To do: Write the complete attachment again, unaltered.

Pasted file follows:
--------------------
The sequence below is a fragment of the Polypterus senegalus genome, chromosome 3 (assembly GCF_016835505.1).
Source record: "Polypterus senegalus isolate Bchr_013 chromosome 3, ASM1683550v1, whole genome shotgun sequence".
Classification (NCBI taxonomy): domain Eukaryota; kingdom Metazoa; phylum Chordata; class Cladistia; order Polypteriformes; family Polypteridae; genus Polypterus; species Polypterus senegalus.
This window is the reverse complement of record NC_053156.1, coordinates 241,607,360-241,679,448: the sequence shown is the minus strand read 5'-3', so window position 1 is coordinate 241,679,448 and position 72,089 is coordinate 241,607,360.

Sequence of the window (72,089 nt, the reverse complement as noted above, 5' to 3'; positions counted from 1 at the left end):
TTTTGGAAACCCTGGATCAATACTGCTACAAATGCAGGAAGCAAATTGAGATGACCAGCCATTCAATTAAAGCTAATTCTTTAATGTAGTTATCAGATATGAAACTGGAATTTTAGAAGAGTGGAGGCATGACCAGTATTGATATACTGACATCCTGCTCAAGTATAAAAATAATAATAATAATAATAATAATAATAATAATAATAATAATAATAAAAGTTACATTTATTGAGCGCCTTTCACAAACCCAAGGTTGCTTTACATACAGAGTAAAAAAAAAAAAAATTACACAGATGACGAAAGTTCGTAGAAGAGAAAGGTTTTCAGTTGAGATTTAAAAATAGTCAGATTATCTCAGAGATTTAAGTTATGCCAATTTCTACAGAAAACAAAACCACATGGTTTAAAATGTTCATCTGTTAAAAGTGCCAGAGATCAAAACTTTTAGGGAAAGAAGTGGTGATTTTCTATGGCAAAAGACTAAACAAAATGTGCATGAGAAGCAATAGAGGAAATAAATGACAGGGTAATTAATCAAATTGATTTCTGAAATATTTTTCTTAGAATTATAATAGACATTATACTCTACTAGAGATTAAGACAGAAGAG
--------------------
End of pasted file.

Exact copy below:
The sequence below is a fragment of the Polypterus senegalus genome, chromosome 3 (assembly GCF_016835505.1).
Source record: "Polypterus senegalus isolate Bchr_013 chromosome 3, ASM1683550v1, whole genome shotgun sequence".
Classification (NCBI taxonomy): domain Eukaryota; kingdom Metazoa; phylum Chordata; class Cladistia; order Polypteriformes; family Polypteridae; genus Polypterus; species Polypterus senegalus.
This window is the reverse complement of record NC_053156.1, coordinates 241,607,360-241,679,448: the sequence shown is the minus strand read 5'-3', so window position 1 is coordinate 241,679,448 and position 72,089 is coordinate 241,607,360.

Sequence of the window (72,089 nt, the reverse complement as noted above, 5' to 3'; positions counted from 1 at the left end):
TTTTGGAAACCCTGGATCAATACTGCTACAAATGCAGGAAGCAAATTGAGATGACCAGCCATTCAATTAAAGCTAATTCTTTAATGTAGTTATCAGATATGAAACTGGAATTTTAGAAGAGTGGAGGCATGACCAGTATTGATATACTGACATCCTGCTCAAGTATAAAAATAATAATAATAATAATAATAATAATAATAATAATAATAATAATAAAAGTTACATTTATTGAGCGCCTTTCACAAACCCAAGGTTGCTTTACATACAGAGTAAAAAAAAAAAAAATTACACAGATGACGAAAGTTCGTAGAAGAGAAAGGTTTTCAGTTGAGATTTAAAAATAGTCAGATTATCTCAGAGATTTAAGTTATGCCAATTTCTACAGAAAACAAAACCACATGGTTTAAAATGTTCATCTGTTAAAAGTGCCAGAGATCAAAACTTTTAGGGAAAGAAGTGGTGATTTTCTATGGCAAAAGACTAAACAAAATGTGCATGAGAAGCAATAGAGGAAATAAATGACAGGGTAATTAATCAAATTGATTTCTGAAATATTTTTCTTAGAATTATAATAGACATTATACTCTACTAGAGATTAAGACAGAAGAG